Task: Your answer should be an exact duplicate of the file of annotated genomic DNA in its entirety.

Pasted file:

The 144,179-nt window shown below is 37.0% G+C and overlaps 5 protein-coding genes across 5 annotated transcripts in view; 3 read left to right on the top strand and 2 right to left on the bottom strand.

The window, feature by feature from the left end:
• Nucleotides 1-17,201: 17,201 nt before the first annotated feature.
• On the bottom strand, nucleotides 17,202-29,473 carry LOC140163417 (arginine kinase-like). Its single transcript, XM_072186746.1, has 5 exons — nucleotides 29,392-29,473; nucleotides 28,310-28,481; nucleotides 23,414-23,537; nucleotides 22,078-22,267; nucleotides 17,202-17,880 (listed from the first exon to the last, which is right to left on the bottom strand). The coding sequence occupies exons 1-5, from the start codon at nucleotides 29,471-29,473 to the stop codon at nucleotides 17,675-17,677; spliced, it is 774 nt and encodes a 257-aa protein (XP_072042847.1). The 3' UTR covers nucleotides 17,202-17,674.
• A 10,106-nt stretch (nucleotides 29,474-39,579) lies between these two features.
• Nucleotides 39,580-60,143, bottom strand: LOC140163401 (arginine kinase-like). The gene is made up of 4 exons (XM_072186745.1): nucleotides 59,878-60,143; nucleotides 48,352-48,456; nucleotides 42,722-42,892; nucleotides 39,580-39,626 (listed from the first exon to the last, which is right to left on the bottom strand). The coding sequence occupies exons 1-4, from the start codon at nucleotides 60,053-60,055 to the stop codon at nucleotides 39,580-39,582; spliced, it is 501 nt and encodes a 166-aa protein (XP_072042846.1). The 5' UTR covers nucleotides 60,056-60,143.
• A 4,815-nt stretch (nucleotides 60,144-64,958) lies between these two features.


The 144,179-nt window shown below is 37.0% G+C and overlaps 5 protein-coding genes across 5 annotated transcripts in view; 3 read left to right on the top strand and 2 right to left on the bottom strand.

The window, feature by feature from the left end:
• Nucleotides 1-17,201: 17,201 nt before the first annotated feature.
• On the bottom strand, nucleotides 17,202-29,473 carry LOC140163417 (arginine kinase-like). Its single transcript, XM_072186746.1, has 5 exons — nucleotides 29,392-29,473; nucleotides 28,310-28,481; nucleotides 23,414-23,537; nucleotides 22,078-22,267; nucleotides 17,202-17,880 (listed from the first exon to the last, which is right to left on the bottom strand). The coding sequence occupies exons 1-5, from the start codon at nucleotides 29,471-29,473 to the stop codon at nucleotides 17,675-17,677; spliced, it is 774 nt and encodes a 257-aa protein (XP_072042847.1). The 3' UTR covers nucleotides 17,202-17,674.
• A 10,106-nt stretch (nucleotides 29,474-39,579) lies between these two features.
• Nucleotides 39,580-60,143, bottom strand: LOC140163401 (arginine kinase-like). The gene is made up of 4 exons (XM_072186745.1): nucleotides 59,878-60,143; nucleotides 48,352-48,456; nucleotides 42,722-42,892; nucleotides 39,580-39,626 (listed from the first exon to the last, which is right to left on the bottom strand). The coding sequence occupies exons 1-4, from the start codon at nucleotides 60,053-60,055 to the stop codon at nucleotides 39,580-39,582; spliced, it is 501 nt and encodes a 166-aa protein (XP_072042846.1). The 5' UTR covers nucleotides 60,056-60,143.
• A 4,815-nt stretch (nucleotides 60,144-64,958) lies between these two features.